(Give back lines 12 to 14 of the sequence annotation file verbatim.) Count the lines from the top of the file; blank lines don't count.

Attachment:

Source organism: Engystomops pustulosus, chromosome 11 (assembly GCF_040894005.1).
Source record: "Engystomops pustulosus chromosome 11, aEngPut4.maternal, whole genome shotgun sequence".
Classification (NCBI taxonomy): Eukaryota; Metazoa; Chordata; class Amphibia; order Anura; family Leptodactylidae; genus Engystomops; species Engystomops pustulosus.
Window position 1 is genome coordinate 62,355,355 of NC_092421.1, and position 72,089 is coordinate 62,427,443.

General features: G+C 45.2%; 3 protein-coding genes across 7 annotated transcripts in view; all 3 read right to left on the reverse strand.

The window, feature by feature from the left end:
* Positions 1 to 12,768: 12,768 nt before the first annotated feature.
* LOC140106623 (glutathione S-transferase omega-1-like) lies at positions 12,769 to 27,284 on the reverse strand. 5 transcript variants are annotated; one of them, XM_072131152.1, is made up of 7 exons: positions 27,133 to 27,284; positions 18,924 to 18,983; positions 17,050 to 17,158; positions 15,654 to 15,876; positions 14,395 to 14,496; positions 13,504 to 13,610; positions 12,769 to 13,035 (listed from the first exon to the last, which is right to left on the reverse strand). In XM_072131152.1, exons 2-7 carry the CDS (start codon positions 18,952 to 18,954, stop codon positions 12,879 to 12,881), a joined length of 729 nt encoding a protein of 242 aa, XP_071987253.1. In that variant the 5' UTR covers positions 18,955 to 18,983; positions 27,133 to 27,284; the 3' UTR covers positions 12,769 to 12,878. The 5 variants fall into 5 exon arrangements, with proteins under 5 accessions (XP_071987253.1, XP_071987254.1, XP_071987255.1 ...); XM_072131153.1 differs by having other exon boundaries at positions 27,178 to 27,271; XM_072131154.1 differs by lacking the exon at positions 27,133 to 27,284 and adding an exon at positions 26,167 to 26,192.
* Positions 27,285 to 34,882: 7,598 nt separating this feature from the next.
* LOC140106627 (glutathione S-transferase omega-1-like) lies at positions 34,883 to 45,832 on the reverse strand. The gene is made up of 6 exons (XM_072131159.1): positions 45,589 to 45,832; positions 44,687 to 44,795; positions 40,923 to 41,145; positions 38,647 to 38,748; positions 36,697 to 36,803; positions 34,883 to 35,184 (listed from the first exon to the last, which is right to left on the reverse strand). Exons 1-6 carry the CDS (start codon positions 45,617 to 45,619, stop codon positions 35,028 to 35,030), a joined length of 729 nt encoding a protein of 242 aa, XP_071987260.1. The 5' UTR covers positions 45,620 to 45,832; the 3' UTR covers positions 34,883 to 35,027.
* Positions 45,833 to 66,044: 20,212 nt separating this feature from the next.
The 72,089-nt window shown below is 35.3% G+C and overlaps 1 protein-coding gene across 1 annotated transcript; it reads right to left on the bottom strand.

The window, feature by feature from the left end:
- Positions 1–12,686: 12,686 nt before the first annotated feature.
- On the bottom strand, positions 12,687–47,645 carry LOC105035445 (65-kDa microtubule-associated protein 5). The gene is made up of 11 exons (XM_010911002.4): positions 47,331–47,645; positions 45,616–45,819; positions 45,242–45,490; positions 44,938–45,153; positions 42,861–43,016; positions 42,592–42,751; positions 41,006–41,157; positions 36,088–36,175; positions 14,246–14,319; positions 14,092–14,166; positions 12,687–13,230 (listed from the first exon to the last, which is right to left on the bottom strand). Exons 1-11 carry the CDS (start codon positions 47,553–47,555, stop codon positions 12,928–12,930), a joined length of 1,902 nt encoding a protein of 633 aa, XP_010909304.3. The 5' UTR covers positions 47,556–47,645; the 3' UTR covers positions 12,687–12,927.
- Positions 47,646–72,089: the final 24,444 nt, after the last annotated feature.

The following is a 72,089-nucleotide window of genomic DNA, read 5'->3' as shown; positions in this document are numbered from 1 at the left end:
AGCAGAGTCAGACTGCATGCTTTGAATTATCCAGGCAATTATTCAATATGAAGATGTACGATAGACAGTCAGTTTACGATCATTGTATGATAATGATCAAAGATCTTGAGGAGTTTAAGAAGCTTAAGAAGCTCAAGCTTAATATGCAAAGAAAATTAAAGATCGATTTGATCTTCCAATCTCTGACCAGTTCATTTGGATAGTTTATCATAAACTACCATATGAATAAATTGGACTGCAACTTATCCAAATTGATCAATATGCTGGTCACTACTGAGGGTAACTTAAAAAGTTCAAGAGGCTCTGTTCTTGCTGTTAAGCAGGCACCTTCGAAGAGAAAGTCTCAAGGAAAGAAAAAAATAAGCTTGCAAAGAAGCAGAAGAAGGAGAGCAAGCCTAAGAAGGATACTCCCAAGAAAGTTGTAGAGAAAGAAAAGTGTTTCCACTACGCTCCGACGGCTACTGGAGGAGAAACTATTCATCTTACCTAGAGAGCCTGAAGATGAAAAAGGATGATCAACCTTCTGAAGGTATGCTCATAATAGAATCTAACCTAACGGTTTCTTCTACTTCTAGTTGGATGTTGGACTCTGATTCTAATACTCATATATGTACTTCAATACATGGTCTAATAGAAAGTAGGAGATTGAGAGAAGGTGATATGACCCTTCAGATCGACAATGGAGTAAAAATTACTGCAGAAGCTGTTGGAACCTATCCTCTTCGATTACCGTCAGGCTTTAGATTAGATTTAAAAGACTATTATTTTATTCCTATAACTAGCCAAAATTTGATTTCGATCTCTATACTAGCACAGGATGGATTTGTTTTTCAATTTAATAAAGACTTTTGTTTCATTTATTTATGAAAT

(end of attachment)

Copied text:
The 72,089-nt window shown below is 35.3% G+C and overlaps 1 protein-coding gene across 1 annotated transcript; it reads right to left on the bottom strand.

The window, feature by feature from the left end:
- Positions 1–12,686: 12,686 nt before the first annotated feature.